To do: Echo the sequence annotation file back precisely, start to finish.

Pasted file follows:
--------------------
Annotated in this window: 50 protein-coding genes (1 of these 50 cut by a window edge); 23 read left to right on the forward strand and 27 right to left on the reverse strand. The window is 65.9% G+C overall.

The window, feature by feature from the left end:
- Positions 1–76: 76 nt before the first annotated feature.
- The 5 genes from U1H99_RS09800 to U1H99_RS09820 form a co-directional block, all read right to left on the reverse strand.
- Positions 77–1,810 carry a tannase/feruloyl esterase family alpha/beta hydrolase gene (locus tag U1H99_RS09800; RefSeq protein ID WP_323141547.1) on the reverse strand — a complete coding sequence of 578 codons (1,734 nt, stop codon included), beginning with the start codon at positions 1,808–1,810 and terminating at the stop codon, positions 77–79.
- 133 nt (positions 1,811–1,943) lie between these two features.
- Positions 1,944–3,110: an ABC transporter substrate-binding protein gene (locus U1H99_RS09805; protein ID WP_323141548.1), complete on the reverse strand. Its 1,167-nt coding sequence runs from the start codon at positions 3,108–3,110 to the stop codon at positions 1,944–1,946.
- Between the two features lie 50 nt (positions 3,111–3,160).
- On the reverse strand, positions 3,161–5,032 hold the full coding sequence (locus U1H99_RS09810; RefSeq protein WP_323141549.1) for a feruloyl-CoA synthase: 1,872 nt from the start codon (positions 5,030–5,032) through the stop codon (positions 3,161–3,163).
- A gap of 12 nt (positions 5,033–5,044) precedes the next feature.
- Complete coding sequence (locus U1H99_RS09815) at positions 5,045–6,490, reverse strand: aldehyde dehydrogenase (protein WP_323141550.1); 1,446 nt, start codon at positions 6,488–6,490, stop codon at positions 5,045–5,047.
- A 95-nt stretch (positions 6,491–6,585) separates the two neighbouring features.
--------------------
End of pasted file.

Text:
Annotated in this window: 50 protein-coding genes (1 of these 50 cut by a window edge); 23 read left to right on the forward strand and 27 right to left on the reverse strand. The window is 65.9% G+C overall.

The window, feature by feature from the left end:
- Positions 1–76: 76 nt before the first annotated feature.
- The 5 genes from U1H99_RS09800 to U1H99_RS09820 form a co-directional block, all read right to left on the reverse strand.
- Positions 77–1,810 carry a tannase/feruloyl esterase family alpha/beta hydrolase gene (locus tag U1H99_RS09800; RefSeq protein ID WP_323141547.1) on the reverse strand — a complete coding sequence of 578 codons (1,734 nt, stop codon included), beginning with the start codon at positions 1,808–1,810 and terminating at the stop codon, positions 77–79.
- 133 nt (positions 1,811–1,943) lie between these two features.
- Positions 1,944–3,110: an ABC transporter substrate-binding protein gene (locus U1H99_RS09805; protein ID WP_323141548.1), complete on the reverse strand. Its 1,167-nt coding sequence runs from the start codon at positions 3,108–3,110 to the stop codon at positions 1,944–1,946.
- Between the two features lie 50 nt (positions 3,111–3,160).
- On the reverse strand, positions 3,161–5,032 hold the full coding sequence (locus U1H99_RS09810; RefSeq protein WP_323141549.1) for a feruloyl-CoA synthase: 1,872 nt from the start codon (positions 5,030–5,032) through the stop codon (positions 3,161–3,163).
- A gap of 12 nt (positions 5,033–5,044) precedes the next feature.
- Complete coding sequence (locus U1H99_RS09815) at positions 5,045–6,490, reverse strand: aldehyde dehydrogenase (protein WP_323141550.1); 1,446 nt, start codon at positions 6,488–6,490, stop codon at positions 5,045–5,047.
- A 95-nt stretch (positions 6,491–6,585) separates the two neighbouring features.